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Single and wanna rent a flat? Go away!

Friday, 5 October 2012 - 10:38am IST | Place: Mumbai | Agency: DNA
Law is an ass, they say – and it’s not just moronic MPs and MLAs who make ridiculous laws. Mumbai’s housing societies are no less culpable.

Law is an ass, they say – and it’s not just moronic MPs and MLAs who make ridiculous laws. Mumbai’s housing societies are no less culpable. The other day, one of my long-time friends said he is being forced to renege on his assurance to let his 1BHK east Borivali flat to me  because his housing society refused permission. Apparently, singles are not welcome!

Once upon a time, in the last millennium, an errant, young single tenant threw an all-night party that turned wild (blaring music, free-flowing booze, littering, loud conversations, etc). Ever since, the society decreed that singles – all singles, including those in their mid-40s – shall be banned till eternity! No case-by-case review, no personal interviews – just a blanket ban.

My friend wasn’t aware, and he was as furious as I, but, understandably, didn’t want to defy his society.

I don’t quite understand this ‘singletonphobia’ which, it appears, is as powerful and deep-rooted as homophobia and other assorted aversions among Mumbai’s flat-owners.

And this in a nation where singles – bachelors/spinsters, divorcees, widow(er)s – rock! Let me just reel out a few big names to drive home the point: Sonia Gandhi, Rahul Gandhi, Vajpayee, Kalam, Lata Mangeshkar, Ratan Tata, Narendra Modi, Mayawati, Mamata Banerji, Jayalalithaa, Salman Khan, Balamurali Krishna, Rekha…. They are all singles, from all walks of life, aren’t they?
Given that singles are more common now, particularly among professionals (arguably the backbone of the economy that’s chasing superpowerdom in this globalised world), I don’t quite understand why Mumbai (allegedly India’s preeminent metro) continues to find it hard to accept singles.

It is not as if all singles create nuisance and indulge in scandalous activities. It is not as if all prospective single tenants would act irresponsibly and commit suicide secretly inside their tenanted flats. And it is not as if all couples and families don’t create nuisance and are saintly and responsible all the time.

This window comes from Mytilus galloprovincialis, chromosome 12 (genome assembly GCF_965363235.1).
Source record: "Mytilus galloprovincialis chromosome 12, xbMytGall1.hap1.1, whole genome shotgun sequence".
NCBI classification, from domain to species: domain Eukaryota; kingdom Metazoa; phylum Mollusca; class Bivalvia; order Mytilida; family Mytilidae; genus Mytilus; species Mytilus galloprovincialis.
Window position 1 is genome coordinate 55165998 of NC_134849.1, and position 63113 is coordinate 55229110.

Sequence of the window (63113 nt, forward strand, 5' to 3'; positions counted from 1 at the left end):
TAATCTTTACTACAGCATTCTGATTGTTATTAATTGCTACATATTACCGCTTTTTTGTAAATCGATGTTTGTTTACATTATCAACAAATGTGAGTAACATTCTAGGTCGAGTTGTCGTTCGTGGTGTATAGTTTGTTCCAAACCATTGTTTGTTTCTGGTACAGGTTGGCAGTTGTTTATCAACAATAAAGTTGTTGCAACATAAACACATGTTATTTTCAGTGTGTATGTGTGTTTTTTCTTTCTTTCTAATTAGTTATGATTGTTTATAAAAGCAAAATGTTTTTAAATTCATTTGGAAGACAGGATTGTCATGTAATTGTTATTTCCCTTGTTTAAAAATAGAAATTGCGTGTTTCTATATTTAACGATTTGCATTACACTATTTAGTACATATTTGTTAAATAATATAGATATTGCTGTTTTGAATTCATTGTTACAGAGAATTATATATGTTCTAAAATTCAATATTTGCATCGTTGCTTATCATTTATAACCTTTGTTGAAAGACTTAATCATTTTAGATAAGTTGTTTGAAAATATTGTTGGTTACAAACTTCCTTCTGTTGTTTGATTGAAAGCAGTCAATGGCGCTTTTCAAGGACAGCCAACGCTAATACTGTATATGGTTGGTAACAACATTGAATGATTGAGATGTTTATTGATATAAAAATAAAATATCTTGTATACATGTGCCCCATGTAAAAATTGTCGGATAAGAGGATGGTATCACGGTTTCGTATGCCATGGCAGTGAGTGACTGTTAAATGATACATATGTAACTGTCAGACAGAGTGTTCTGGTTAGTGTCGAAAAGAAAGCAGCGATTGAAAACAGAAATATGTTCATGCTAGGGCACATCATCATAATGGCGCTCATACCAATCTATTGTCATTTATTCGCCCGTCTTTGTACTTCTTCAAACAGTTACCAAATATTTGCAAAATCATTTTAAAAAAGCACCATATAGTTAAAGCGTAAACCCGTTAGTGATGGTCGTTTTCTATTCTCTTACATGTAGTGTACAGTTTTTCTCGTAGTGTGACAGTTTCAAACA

It not just housing societies, even restaurants, cinemas and other public facilities seem to have a thing against singles.  At restaurants, you seldom find seating for singles. Instead, you are shown to a table in a dark corner (as if to hide you from the rest of the patrons), or forced to share a table with others. At cinemas, ticket-issuers tend to quietly seat you away from vantage viewing areas.

Mumbai wasn’t like this before. Now, even Mumbai’s neighbourhood is getting infected with the anti-single syndrome. Matheran’s lodges and guest houses reportedly refuse accommodation for visiting singles.

This negative attitude toward singles needs to end. Mumbai needs to look at cities like Singapore and London to learn how not to discriminate against singles. More proper studios and 1BHK flats need to be let out to singles, if Mumbai wishes to retain its edge in a competitive world. Flat-owners and housing societies need to be more open-minded and align themselves with the larger goal.

Face it, singles are going to be a significant demographic chunk in cities. Housing societies, restaurants and cinemas would do well to realise that singles will increasingly wield substantial economic power. You can ignore / ill-treat them only by causing loss to yourself and the economy at large.

Well, law may be an ass, but, maybe, Mumbai needs a new law banning discrimination against singles?
 


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